A campaign to make music freely accessible on streaming services for people living with dementia has been launched in the U.K.
Research has shown that listening to music can significantly minimize some of the symptoms of dementia, such as agitation, as well as reducing anxiety and depression.
Music has also proven effective in helping some patients retain their speech and language skills for much longer, and provide people in the advanced stages of the disease with alternative ways of communicating.
According to the Alzheimer’s Society, there are currently 850,000 people living with dementia in the U.K., with numbers set to rise to over 1 million by 2025. Although the majority of people with dementia are aged over 65, there are more than 40,000 people under 65 with symptoms of dementia in the U.K.
Worldwide, there are an estimated 46 million people living with dementia — a number than is expected to double every 20 years, rising to more than 115 million by 2050.
“A song has the power to instantly transport us to a different place and time, and can have the most profound effect on people living with dementia and their carers,” says Grace Meadows, senior music therapist at Chelsea and Westminster Hospital and program director at Music for Dementia 2020, which is campaigning to make music accessible to everyone in the U.K. living with dementia by 2020.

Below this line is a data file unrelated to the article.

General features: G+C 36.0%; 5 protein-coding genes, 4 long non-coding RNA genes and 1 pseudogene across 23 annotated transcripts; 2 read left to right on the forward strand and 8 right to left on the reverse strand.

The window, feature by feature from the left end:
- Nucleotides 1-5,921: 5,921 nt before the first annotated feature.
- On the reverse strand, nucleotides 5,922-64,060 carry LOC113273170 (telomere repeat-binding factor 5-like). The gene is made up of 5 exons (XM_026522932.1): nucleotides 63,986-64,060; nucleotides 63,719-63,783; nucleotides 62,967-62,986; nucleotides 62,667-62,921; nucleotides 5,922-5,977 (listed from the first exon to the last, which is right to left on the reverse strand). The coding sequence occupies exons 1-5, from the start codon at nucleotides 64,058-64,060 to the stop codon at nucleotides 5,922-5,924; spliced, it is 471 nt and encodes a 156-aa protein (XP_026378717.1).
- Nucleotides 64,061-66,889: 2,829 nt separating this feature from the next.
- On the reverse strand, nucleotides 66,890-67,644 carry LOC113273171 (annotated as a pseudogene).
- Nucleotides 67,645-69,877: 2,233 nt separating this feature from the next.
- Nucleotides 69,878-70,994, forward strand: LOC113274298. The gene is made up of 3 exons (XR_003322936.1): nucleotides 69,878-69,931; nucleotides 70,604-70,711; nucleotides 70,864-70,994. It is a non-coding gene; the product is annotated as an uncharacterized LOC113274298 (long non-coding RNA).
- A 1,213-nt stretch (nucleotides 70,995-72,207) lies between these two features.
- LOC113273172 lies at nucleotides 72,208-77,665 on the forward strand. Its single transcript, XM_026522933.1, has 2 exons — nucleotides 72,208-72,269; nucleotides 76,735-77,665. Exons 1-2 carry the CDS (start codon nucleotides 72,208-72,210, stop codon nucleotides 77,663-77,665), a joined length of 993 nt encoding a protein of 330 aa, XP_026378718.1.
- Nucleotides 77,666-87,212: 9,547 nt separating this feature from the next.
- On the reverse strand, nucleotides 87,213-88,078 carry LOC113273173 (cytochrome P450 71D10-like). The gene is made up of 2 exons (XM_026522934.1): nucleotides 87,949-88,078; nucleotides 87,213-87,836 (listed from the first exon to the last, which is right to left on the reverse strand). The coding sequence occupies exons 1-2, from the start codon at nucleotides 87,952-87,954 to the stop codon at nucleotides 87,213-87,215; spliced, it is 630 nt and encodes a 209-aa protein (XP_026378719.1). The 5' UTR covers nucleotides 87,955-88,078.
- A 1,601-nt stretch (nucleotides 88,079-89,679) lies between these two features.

“We all instinctively know how important music is, and how beneficial it is for our wellbeing. It connects us to others, to our memories and boosts our mood,” adds BBC DJ Lauren Laverne, newly-appointed ambassador for the initiative. Funding comes from charitable trust The Utley Foundation and Health Secretary Matt Hancock has backed the campaign.
Laverne’s first act as ambassador is to call for streaming services like Spotify, Apple and Deezer to offer free subscriptions for anyone living with dementia or their carers.
“This is a generation who paid their music taxes by buying records and CDs and made the music industry what it is today. We’d love to see streaming services make music free for everyone living with dementia,” said the DJ in a statement. Deezer declined to comment when contacted by Billboard. Apple and Spotify didn’t return requests to comment.
“We’re thrilled to have Lauren Laverne on board as an ambassador, who brings vast experience from the music industry,” said Utley Foundation founder and trustee Neil Utley.
“I know that she will be hugely influential in helping to spread the message about the impact music can have on the quality of life for people living with dementia.”
Baroness Sally Greengross, chief executive of the International Longevity Centre UK, which led a sector-wide commission into music and dementia last year, said that despite growing evidence of how beneficial music can be for people with dementia, not enough was being done to improve access.
“One of the key recommendations from the commission was to improve public awareness around the power of music,” said Greengross. “We hope that through this partnership, Lauren Laverne and Music for Dementia 2020 will shine a light on the value of music as an intervention.”